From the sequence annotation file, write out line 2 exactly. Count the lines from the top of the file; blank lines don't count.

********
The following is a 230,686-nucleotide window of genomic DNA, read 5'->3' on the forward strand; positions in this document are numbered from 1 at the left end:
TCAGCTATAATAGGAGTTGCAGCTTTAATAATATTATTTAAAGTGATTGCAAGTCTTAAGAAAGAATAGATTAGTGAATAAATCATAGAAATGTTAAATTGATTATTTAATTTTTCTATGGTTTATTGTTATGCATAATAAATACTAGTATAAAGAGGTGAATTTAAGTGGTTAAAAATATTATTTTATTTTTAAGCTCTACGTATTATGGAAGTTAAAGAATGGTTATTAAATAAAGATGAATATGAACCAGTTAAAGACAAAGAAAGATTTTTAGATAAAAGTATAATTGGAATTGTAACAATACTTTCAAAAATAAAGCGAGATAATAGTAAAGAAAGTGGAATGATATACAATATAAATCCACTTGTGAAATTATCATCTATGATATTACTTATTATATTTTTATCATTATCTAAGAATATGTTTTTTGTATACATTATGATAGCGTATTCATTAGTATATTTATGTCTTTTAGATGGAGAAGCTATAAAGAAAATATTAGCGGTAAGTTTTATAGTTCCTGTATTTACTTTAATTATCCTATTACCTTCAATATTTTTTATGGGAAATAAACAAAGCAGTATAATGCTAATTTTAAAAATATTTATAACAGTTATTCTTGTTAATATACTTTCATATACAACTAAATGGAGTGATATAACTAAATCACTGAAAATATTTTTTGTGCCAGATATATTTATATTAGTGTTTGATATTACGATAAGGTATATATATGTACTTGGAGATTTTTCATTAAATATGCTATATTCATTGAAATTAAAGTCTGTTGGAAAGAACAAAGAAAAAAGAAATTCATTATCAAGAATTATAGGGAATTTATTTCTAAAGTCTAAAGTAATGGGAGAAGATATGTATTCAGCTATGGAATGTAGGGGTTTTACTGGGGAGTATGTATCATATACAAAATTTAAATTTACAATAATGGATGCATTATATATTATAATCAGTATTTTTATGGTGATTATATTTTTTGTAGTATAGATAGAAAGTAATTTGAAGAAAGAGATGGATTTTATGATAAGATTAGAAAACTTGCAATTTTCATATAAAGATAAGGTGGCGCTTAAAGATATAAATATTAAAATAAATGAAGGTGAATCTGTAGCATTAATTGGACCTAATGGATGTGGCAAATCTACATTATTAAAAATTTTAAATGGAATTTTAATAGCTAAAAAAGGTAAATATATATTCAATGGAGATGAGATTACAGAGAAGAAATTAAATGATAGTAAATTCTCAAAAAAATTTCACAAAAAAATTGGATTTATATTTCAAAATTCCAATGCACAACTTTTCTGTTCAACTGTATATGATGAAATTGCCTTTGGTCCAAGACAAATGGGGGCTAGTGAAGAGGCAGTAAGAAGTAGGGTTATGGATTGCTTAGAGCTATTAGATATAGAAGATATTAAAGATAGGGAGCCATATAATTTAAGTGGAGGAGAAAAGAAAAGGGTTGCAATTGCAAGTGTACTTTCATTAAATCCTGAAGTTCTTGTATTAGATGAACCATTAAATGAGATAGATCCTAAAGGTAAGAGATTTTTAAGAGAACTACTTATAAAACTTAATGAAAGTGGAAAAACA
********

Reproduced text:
TCAGCTATAATAGGAGTTGCAGCTTTAATAATATTATTTAAAGTGATTGCAAGTCTTAAGAAAGAATAGATTAGTGAATAAATCATAGAAATGTTAAATTGATTATTTAATTTTTCTATGGTTTATTGTTATGCATAATAAATACTAGTATAAAGAGGTGAATTTAAGTGGTTAAAAATATTATTTTATTTTTAAGCTCTACGTATTATGGAAGTTAAAGAATGGTTATTAAATAAAGATGAATATGAACCAGTTAAAGACAAAGAAAGATTTTTAGATAAAAGTATAATTGGAATTGTAACAATACTTTCAAAAATAAAGCGAGATAATAGTAAAGAAAGTGGAATGATATACAATATAAATCCACTTGTGAAATTATCATCTATGATATTACTTATTATATTTTTATCATTATCTAAGAATATGTTTTTTGTATACATTATGATAGCGTATTCATTAGTATATTTATGTCTTTTAGATGGAGAAGCTATAAAGAAAATATTAGCGGTAAGTTTTATAGTTCCTGTATTTACTTTAATTATCCTATTACCTTCAATATTTTTTATGGGAAATAAACAAAGCAGTATAATGCTAATTTTAAAAATATTTATAACAGTTATTCTTGTTAATATACTTTCATATACAACTAAATGGAGTGATATAACTAAATCACTGAAAATATTTTTTGTGCCAGATATATTTATATTAGTGTTTGATATTACGATAAGGTATATATATGTACTTGGAGATTTTTCATTAAATATGCTATATTCATTGAAATTAAAGTCTGTTGGAAAGAACAAAGAAAAAAGAAATTCATTATCAAGAATTATAGGGAATTTATTTCTAAAGTCTAAAGTAATGGGAGAAGATATGTATTCAGCTATGGAATGTAGGGGTTTTACTGGGGAGTATGTATCATATACAAAATTTAAATTTACAATAATGGATGCATTATATATTATAATCAGTATTTTTATGGTGATTATATTTTTTGTAGTATAGATAGAAAGTAATTTGAAGAAAGAGATGGATTTTATGATAAGATTAGAAAACTTGCAATTTTCATATAAAGATAAGGTGGCGCTTAAAGATATAAATATTAAAATAAATGAAGGTGAATCTGTAGCATTAATTGGACCTAATGGATGTGGCAAATCTACATTATTAAAAATTTTAAATGGAATTTTAATAGCTAAAAAAGGTAAATATATATTCAATGGAGATGAGATTACAGAGAAGAAATTAAATGATAGTAAATTCTCAAAAAAATTTCACAAAAAAATTGGATTTATATTTCAAAATTCCAATGCACAACTTTTCTGTTCAACTGTATATGATGAAATTGCCTTTGGTCCAAGACAAATGGGGGCTAGTGAAGAGGCAGTAAGAAGTAGGGTTATGGATTGCTTAGAGCTATTAGATATAGAAGATATTAAAGATAGGGAGCCATATAATTTAAGTGGAGGAGAAAAGAAAAGGGTTGCAATTGCAAGTGTACTTTCATTAAATCCTGAAGTTCTTGTATTAGATGAACCATTAAATGAGATAGATCCTAAAGGTAAGAGATTTTTAAGAGAACTACTTATAAAACTTAATGAAAGTGGAAAAACA